Gross Margin Is a Term That’s Often Misunderstood.

It’s essentially interchangeable with both gross profit and gross trading margin—and, sometimes, all three are misused. Then we expand on these terms adding the use of percentages and come up with the terms of gross margin percentage, gross profit percentage, and gross trading margin percentage. Then if you are not confused enough, we muddy the waters further with shorthand and acronyms of GM, GP, and GTMs and most people just glaze over.

Many small business owners do understand the concept of gross margin. However, the overwhelming majority do not understand how critical it is to track and measure their margins if they are going to maintain or increase profitability . And worse yet, even if they do understand, they have little idea how to build the accounting systems and metrics to track this vital part of business. Margin management is probably the single biggest opportunity to increase profits with existing sales. It is also the single biggest part of your business that can go south and erode profitability. Meaning, dropping a few percentage points in margin can have a dramatic effect on the bottom line. So where do we go from here?

Let’s unpack the concept of GM and GM% to build some clarity and a baseline understanding. Let’s start with the definition of GM and employ some basic accounting principles that you likely already know.


Sales minus Cost of Goods Sold equals Gross Margin:

Sales $135
– Cost of Goods Sold $97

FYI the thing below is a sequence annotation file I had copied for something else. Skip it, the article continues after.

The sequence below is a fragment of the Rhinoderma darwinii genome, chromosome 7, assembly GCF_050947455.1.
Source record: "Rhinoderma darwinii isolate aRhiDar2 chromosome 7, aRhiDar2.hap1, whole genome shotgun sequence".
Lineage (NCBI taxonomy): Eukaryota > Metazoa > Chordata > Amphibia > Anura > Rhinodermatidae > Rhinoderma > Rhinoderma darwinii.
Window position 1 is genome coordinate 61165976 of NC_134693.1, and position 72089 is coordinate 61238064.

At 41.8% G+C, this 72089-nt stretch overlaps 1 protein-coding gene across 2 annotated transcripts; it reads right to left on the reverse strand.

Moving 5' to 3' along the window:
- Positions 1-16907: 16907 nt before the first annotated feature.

= Gross Margin $38
– Operating Expenses $30
= Profit $8

Now, it gets more complicated when we start employing the concept of GM% and then track those percentages.


Gross Margin divided by Sales (expressed as a percentage) equals Gross Margin %

Gross Margin ($38) / Sales ($135) = 28% (Gross Margin %)

The ability of a small business to track and measure GM% is crucial to maintaining or increasing profitability. It’s one of the most overlooked and valuable metrics in the small business universe. The majority of small business owners often rely on markup formulas or a “seat of the pants” approach to pricing and simply do not track their margins as a percentage of sales.

Let’s look at one more example. Your GM% slips by a few percentage ‘points’ from 28% to 26%. You think, it’s not great, but it’s only a few points, right? Now, look at the revised example with a reduction of two percentage points in GM%.

Example Revised Example
Sales $135 $135
– Cost of Goods Sold $97 $100
= Gross Margin $38 (28%) $35 (26%)
– Cost of Goods Sold $30 $30
= Profit $8 (6%) $5 (3.7%)

Margins have only eroded by 2% but the profits of $8 are down to $5 or a reduction of 38%. Let that sink in for a minute.

No one is good enough to track a few points in margin erosion by gut feel. If your GM% is slipping, analysis of your pricing and costing structure, and applying targeted solutions is the only way to get back on track. You need to have the appropriate accounting systems and metrics in place.

Here’s the bad news. Your bookkeeper does not have the competence to track and analyze this phenomenon. If your accountant is your tax accountant, they are rarely focused on this issue and are not in the business of implementing these systems and metrics. You need a good small business accountant who can help you track margins by product line so you can make appropriate adjustments for the health of your company.

With our long years of experience being “in the trenches,” Resolution Accounting, using our CFO Advisory Services, is ready to help you gain control of your margins and get your company ready for what every small business wants–profitability and growth. We serve the entire Philadelphia region, including, King of Prussia, the Main Line, Malvern, Paoli, Exton, West Chester, all of Chester County, Montgomery County, Delaware County, and Bucks County.